Put a big question board in a room for three hours with a handful of young curators asking incoming people (either experts or not in the art field) to answer a single query, and see what you can gather. “What is Curating?” was the issue of the evening, in the middle of December, when the Fine Art students exposed their works at the Cass school.

A little embarrassment mixed with free wine contributed to some bizarre answers, nervous writings and a couple of sincere “I don’t know”. Some looked for the answer through conversations with us, but we had nothing but our personal opinion.

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Several people highlighted the importance of the context as the conceptual space in which the chosen objects fit with the actual meaning of an exhibition. Others put their attention on the aesthetic role of selection that the curator has to face, adding that this should be connected with the trends, the market and society’s choices. Many of our visitors were also aware of the function of a curator in a chain of relationships, between gallerists and artists, between artists and audience, between artworks and the exhibition.


The most precise ones knew that the term curator comes from the Latin term curare, which means to care. There were no lack of artists on this occasion and a couple of them referred to curators in an angry or reluctant way, calling them ”oppressors”, “often failed artists” and “people that mysteriously appoint something on an agenda”. Moreover, the freedom of the white paper led someone to put their opinion in a drawing: a track in a museum plan, a white cube, some tools that stands for a Greek saying that means “cut and sew” as the method of picking the best parts of reality and creating a new perfect one, the same way the ancient Greek put together the most beautiful elements of nature to create an ideal, objective beauty.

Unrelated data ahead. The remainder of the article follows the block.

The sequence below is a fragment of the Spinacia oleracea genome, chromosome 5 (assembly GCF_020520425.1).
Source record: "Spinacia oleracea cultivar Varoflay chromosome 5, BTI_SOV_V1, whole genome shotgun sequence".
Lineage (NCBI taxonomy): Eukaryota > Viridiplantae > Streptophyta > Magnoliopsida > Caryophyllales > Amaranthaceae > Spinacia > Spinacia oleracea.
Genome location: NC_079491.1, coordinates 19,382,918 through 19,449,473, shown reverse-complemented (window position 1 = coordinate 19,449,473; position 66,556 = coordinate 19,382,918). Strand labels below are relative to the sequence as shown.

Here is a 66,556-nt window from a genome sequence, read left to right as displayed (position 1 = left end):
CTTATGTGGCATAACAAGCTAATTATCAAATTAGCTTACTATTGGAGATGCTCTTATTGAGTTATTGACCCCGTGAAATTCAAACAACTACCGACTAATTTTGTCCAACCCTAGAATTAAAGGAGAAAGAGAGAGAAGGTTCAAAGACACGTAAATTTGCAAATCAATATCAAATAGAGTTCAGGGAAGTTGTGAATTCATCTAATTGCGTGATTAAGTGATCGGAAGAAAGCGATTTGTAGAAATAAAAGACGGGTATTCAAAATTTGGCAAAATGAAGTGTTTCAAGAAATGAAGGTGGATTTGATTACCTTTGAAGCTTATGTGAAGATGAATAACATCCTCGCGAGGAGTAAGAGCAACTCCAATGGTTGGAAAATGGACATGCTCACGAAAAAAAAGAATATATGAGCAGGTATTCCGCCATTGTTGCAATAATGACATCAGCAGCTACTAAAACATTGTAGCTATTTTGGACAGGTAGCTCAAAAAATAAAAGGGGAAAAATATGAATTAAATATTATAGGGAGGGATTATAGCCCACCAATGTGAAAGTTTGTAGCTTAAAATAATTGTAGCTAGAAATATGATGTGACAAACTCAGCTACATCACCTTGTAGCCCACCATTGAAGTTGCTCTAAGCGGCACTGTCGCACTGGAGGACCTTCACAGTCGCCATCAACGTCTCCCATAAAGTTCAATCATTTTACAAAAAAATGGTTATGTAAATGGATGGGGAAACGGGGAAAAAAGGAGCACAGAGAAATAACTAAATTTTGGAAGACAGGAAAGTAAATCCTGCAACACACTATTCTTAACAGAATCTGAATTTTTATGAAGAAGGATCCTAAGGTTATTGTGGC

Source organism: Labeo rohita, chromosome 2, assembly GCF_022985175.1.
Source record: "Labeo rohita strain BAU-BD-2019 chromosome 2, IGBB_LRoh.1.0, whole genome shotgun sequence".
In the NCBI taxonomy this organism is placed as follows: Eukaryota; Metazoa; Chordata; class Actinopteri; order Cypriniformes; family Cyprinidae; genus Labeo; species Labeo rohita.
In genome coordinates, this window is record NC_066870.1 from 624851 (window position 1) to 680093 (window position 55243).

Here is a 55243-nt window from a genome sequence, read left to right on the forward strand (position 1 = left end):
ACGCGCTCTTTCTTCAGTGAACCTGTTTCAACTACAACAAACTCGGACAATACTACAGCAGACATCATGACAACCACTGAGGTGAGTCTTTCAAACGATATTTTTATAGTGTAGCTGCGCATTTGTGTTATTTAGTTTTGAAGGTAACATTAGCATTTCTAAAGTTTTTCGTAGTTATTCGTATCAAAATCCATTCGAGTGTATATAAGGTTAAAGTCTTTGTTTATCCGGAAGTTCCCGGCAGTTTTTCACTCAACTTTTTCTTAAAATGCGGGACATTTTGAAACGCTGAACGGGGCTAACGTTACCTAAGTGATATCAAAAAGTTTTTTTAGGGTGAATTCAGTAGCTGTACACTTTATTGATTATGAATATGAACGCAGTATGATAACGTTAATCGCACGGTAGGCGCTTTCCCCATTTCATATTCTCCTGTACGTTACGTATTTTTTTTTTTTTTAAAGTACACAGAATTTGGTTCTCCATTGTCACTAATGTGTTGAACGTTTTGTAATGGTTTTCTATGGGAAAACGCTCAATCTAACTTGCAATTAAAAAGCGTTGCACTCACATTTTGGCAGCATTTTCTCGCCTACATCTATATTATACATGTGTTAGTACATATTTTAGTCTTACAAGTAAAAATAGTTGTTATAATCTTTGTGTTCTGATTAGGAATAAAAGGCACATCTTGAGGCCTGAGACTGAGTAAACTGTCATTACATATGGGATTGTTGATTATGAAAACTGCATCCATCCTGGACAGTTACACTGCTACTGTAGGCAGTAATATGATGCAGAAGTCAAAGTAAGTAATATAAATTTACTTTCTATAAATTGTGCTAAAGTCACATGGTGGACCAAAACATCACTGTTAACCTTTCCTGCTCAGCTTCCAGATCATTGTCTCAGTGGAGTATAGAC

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Curating can be either all these or nothing (someone suggested “who cares…”), but the point was to allow people to give their opinion and participate in building a varied yet complete definition. Every time I tell someone what I study, the most common answer is a frown followed by, “What is that?”

So, now, after all, it’s your turn. What is Curating?

Silvia Meloni

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